Spain: What I Did

By Kristian Buckner | Apr 22, 2013

Day 1:

Saying goodbye to your parents in the airport before going off somewhere distant and foreign isn't easily done. The rushing moment of fear and reality hits, and all the worries clung to my mind like a bad taste in your mouth. But the excitement of making my dream come true was just behind security, and I at this point, there's no turning back.

After hours of waiting, boarding a plane for the first time in my life had me nervous. Were the wings strong enough? How good was the pilot at flying? How safe is this thing anyway? Despite all the worries, I reluctantly made my way down the isle to the small area where I would reside for the next eight hours, next to my art teacher and a stranger.

As we were trafficking, my nerves met an all time high. The old Frenchman next to me tried to assure me in a broken English and hand motions that I would be okay. He had flown many times, and though the take off seemed scary, it was nothing for me to worry about. On the other side of me, my teacher firmly held my hand until we made it up in the air beyond the clouds, and my fears started to subside.

Eight hours, one movie, no sleep, and two meals later, I had made it to Paris, France. Not that there was anything significant to see in the 45 minutes I was there. And my little understanding of French, (the word "merci") was really all I needed. We tiredly, yet quickly rushed to our next plane that we would ride for two hours to land safely in Madrid, Spain.

Finally I had made it, I was in Europe. The fears were gone and the moment seemed surreal. As soon as we got our bags and finding our tour guide for the trip, I purchased my first "cafe con leche" in the airport coffee shop. The shear bliss I experienced of having a latte in Europe, or just maybe it was just having a latte after all the flying I had done, could've floated me back up to the clouds, sans plane.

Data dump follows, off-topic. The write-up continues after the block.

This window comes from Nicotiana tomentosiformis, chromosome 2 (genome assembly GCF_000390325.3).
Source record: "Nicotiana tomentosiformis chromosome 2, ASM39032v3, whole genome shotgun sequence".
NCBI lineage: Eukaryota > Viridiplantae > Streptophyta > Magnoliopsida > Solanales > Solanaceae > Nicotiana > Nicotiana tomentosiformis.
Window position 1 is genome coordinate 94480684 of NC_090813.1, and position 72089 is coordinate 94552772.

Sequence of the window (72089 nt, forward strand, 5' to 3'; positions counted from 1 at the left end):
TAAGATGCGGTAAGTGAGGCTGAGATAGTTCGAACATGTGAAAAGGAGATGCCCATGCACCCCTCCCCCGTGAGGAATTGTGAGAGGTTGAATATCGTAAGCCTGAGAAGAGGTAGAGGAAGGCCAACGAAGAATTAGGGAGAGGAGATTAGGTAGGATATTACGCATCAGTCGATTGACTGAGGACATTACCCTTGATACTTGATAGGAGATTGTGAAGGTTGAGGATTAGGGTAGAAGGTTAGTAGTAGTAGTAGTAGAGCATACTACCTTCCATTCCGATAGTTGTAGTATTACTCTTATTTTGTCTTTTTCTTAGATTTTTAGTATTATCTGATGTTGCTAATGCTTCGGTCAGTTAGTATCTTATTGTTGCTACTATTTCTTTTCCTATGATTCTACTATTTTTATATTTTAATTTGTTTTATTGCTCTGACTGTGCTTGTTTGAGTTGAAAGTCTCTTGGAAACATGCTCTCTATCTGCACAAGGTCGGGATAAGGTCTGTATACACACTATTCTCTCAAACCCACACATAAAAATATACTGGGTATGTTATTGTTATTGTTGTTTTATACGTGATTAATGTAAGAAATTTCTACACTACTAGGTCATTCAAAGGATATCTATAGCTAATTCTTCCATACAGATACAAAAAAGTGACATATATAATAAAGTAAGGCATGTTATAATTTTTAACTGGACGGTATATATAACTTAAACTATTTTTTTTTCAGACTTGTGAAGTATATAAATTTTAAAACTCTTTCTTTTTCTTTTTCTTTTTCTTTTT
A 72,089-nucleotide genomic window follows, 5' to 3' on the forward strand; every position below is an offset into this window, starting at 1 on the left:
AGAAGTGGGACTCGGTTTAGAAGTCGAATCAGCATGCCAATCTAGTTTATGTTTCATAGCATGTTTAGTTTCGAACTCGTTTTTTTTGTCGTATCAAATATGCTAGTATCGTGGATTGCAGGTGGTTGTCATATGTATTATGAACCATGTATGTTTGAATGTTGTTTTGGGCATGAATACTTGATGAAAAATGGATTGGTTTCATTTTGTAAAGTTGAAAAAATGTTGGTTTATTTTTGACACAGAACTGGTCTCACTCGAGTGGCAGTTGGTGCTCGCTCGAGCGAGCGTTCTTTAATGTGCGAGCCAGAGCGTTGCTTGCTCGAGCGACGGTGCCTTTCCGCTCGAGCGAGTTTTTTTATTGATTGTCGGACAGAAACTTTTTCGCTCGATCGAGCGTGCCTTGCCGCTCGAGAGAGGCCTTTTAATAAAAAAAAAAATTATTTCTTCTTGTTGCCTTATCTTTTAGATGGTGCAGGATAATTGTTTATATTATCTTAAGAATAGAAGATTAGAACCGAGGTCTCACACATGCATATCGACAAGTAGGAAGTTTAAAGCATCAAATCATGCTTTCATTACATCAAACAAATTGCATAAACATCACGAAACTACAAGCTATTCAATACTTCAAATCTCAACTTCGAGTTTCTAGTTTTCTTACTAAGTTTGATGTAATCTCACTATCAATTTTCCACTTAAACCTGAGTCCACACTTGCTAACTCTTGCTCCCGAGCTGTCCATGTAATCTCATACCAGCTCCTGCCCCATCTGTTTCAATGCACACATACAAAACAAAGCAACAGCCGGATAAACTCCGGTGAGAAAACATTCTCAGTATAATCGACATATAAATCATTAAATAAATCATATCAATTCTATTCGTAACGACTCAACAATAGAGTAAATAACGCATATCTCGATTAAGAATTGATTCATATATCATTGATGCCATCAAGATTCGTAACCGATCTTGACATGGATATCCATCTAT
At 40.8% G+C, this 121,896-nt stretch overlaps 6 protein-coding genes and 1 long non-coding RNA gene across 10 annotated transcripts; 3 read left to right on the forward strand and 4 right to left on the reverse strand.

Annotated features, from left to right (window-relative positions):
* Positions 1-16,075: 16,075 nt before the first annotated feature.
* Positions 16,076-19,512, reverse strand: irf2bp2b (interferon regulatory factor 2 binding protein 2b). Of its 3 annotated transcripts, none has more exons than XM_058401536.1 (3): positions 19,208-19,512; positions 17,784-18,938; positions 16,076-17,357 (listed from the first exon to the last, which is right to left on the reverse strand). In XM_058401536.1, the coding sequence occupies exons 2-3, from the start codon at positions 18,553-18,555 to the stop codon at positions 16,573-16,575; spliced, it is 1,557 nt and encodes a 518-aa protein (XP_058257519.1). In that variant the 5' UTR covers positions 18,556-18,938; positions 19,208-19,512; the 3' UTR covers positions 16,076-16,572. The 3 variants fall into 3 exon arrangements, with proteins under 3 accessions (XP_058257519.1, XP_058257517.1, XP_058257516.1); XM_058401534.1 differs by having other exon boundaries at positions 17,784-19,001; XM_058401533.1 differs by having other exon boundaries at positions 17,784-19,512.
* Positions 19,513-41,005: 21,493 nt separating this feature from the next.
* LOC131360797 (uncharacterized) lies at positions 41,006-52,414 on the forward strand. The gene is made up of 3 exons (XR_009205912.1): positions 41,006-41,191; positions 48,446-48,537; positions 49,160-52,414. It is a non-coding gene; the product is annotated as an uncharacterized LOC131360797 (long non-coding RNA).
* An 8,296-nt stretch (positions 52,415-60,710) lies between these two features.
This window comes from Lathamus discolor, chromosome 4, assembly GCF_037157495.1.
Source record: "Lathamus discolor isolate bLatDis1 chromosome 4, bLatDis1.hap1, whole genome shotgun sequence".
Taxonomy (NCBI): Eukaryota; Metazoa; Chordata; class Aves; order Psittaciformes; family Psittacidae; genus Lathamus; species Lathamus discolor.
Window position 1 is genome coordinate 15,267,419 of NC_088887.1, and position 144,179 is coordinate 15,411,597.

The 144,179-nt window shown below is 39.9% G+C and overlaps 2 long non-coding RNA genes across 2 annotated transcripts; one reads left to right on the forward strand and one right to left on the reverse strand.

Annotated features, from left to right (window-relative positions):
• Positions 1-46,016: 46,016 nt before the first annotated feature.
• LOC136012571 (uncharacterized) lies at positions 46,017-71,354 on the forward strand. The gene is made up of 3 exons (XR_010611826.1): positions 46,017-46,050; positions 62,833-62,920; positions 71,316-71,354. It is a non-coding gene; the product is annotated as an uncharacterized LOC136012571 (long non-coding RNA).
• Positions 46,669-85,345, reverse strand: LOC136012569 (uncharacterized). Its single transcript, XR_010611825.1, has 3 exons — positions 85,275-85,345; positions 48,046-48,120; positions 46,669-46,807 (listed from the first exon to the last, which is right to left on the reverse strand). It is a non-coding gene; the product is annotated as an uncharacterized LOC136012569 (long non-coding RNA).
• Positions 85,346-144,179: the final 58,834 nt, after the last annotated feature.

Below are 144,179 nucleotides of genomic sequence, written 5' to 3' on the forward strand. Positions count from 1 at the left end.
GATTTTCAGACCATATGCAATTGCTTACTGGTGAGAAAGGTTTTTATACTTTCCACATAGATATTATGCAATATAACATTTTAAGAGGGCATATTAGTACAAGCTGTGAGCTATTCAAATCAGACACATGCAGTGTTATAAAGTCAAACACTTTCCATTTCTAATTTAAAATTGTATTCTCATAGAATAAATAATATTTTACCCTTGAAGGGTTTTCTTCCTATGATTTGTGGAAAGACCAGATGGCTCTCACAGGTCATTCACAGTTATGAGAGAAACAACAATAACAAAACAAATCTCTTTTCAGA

That evening I had another first, after checking into our "high tech" hotel, we took the metro to the city center where I got my first glimpse of the royal palace, still partially in use. (For business and social gatherings.) We ate a spectacular dinner. (They had prepared a special vegetarian dish for me.) And finally, after eating and heading back metro style, I laid my head down for the first time in two days and got some sleep.


Day 2:

Waking up in a foreign country did take me back a bit, I was groggy from jet lag and wasn't sure I remembered ever even getting to the hotel. (I was excruciatingly tired the night before.) The excitement was still immense though, I was more than ready to take on Madrid for the day.

Touring Madrid was spectacular, I loved the city. The world famous bull fighting arena was so big, but all the streets were incredibly small. Getting to go in the royal palace was amazing, and the view was beyond compare. The art of the architecture had me the moment I saw it, and the beautiful fountains that are placed in various places were wonderful. After touring the palace, I had my first experience bargaining a man for some beautiful fans he was selling, a man who also spoke no English. This was the first moment that all those years of taking Spanish classes came back to me, almost like it was a survival mode. Yet, my survival mode was nonexistent when almost being attacked by a woman at McDonald's for a euro. (A lovely welcome to Spain by a mad woman.) Ironically we ate an American restaurant where we ate burgers and fries. (Veggie burger for me.) We had free time during the day where I visited my first Spanish bakery and bought a delicious pastry that was filled with a very rich chocolate, one that I delightfully ate.